You talked about problems that you encounter and have to resolve in composing. As your career progresses, do those problems get harder or more complex? I think the right answer is, yes, they get harder. Your old problems get easier, but then you just get new problems and new problems. It’s amazing, you think how complex music gets— if you’ve heard orchestra scores in the twentieth century, they can be pretty dense, and yet all these composers are striving for is clarity. You talk about someone like Elliot Carter— he’s like 102 and probably the preeminent American composer, and people are talking about his “late style,” probably from around 1993 until now, and they talk about how he’s finally found clarity in his musical language. He’s been writing these masterpieces over seventy or eighty years, and he’s just been clarifying his musical language, making it more direct and crystallized.

It seems like a lot of classical music, maybe a lot of art, is just not meant to be thought of in terms of like or dislike. It’s more than just a pleasurable or non-ple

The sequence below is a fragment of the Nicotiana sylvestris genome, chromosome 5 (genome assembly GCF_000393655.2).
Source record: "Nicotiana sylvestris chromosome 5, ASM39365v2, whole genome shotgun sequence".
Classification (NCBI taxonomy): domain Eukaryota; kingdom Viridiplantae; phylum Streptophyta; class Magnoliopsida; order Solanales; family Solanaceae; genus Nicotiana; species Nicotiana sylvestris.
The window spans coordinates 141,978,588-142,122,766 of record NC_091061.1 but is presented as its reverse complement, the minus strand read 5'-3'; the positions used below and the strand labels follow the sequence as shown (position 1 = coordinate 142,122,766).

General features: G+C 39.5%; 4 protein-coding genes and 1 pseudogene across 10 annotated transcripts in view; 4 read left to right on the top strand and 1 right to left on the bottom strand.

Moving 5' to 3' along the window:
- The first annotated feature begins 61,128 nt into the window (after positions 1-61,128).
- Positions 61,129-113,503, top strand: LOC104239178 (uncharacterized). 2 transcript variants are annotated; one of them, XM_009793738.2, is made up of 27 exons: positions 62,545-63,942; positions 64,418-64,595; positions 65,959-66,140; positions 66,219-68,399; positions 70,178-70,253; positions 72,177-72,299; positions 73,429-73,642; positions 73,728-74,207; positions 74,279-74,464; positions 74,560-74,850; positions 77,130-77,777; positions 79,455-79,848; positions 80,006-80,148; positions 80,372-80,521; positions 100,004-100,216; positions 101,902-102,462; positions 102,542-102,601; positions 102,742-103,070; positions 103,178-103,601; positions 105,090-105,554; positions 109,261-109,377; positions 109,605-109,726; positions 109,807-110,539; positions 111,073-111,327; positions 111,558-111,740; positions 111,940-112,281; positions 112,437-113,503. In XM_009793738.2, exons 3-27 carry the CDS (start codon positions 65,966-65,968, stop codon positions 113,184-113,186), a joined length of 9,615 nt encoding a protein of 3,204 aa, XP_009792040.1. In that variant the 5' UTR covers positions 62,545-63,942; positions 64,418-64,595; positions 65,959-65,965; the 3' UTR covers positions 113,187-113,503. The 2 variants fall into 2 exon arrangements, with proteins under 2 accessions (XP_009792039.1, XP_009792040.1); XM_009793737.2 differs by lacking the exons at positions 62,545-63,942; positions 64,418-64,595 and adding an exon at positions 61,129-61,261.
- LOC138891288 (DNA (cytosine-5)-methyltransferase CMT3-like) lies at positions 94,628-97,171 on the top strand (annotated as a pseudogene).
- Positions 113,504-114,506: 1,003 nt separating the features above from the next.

asurable experience; it yearns for some kind of deeper appreciation. Yeah, I think we get caught up with the word “beautiful.” And yet, what is “beautiful?” Is it lyricism? I think beauty has so much more to do with balance. Kant says something about mathematics being the beauty of the infinite, to connect this to a previous Spotlight. Shostakovitch is, frankly, rarely beautiful. But you earn those beautiful moments in his music so dearly that makes it worth it. A lot of Beethoven is not beautiful, but it comes in these moments of arrival, getting to these places, these little cells or events— it’s contextualized in those moments. Like I said, if you just wanted that moment, your song would be thirty seconds long, but to get to that moment and finally be there and say “This is the theme realized; we finally made it to E-Flat-Major,” that’s where the meaning comes from, in the music of the journey, in the struggle that you hear.